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Photon-induced near-field electron microscopy


In materials science and biology, optical near-field microscopies enable spatial resolutions beyond the diffraction limit1,2, but they cannot provide the atomic-scale imaging capabilities of electron microscopy3. Given the nature of interactions4,5,6,7,8 between electrons and photons, and considering their connections9,10 through nanostructures, it should be possible to achieve imaging of evanescent electromagnetic fields with electron pulses when such fields are resolved in both space (nanometre and below) and time (femtosecond)11,12,13. Here we report the development of photon-induced near-field electron microscopy (PINEM), and the associated phenomena. We show that the precise spatiotemporal overlap of femtosecond single-electron packets with intense optical pulses at a nanostructure (individual carbon nanotube or silver nanowire in this instance) results in the direct absorption of integer multiples of photon quanta (nω) by the relativistic electrons accelerated to 200 keV. By energy-filtering only those electrons resulting from this absorption, it is possible to image directly in space the near-field electric field distribution, obtain the temporal behaviour of the field on the femtosecond timescale, and map its spatial polarization dependence. We believe that the observation of the photon-induced near-field effect in ultrafast electron microscopy demonstrates the potential for many applications, including those of direct space-time imaging of localized fields at interfaces and visualization of phenomena related to photonics, plasmonics and nanostructures.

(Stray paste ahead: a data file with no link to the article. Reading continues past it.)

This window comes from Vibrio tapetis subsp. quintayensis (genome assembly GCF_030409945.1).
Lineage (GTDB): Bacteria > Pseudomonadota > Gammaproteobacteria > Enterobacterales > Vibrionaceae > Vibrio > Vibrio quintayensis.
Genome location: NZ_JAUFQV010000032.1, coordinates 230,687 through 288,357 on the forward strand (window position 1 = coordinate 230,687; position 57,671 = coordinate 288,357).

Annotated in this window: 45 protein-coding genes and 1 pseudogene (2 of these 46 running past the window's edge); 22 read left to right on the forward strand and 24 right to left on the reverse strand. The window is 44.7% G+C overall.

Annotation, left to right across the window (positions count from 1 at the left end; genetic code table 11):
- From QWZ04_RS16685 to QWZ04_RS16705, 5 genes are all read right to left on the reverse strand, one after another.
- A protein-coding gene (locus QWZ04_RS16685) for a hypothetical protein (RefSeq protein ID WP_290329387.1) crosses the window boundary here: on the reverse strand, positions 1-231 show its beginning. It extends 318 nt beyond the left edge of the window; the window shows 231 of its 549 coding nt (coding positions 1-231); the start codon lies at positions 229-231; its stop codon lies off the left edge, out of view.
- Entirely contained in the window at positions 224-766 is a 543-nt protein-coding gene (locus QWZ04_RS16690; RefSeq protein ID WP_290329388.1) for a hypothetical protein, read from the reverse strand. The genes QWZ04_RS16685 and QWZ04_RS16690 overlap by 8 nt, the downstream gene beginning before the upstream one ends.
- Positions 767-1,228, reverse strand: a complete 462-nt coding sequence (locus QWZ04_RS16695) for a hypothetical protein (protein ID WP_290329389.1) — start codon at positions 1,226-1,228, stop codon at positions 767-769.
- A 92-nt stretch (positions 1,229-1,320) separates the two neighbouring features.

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Figure 1: Electron energy spectra of carbon nanotubes irradiated with an intense fs laser pulse at two different delay times.
Figure 2: Photon-induced near-field electron microscopy of an individual nanotube.
Figure 3: Temporal response and polarization dependence of the imaged interfacial fields.
Figure 4: Physical depiction of the interaction between the electron, photon and the evanescent field.

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This work was supported by the National Science Foundation and the Air Force Office of Scientific Research in the Gordon and Betty Moore Center for Physical Biology at the California Institute of Technology. We thank S. Skrabalak for synthesizing and providing the silver nanowires.

Author Contributions All authors contributed extensively to the work presented in this paper.

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Correspondence to Ahmed H. Zewail.

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This file contains Supplementary Figure 1 with Legend. (PDF 293 kb)

Supplementary Movie 1

This is a movie of photon induced near-field electron microscopy of an individual carbon nanotube, slowed down by 1012 times because of the ultrafast time recording between frames. The individual frames are the energy-filtered UEM images acquired by using only the electrons that have gained energy. (MPG 947 kb)

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Barwick, B., Flannigan, D. & Zewail, A. Photon-induced near-field electron microscopy. Nature 462, 902–906 (2009).

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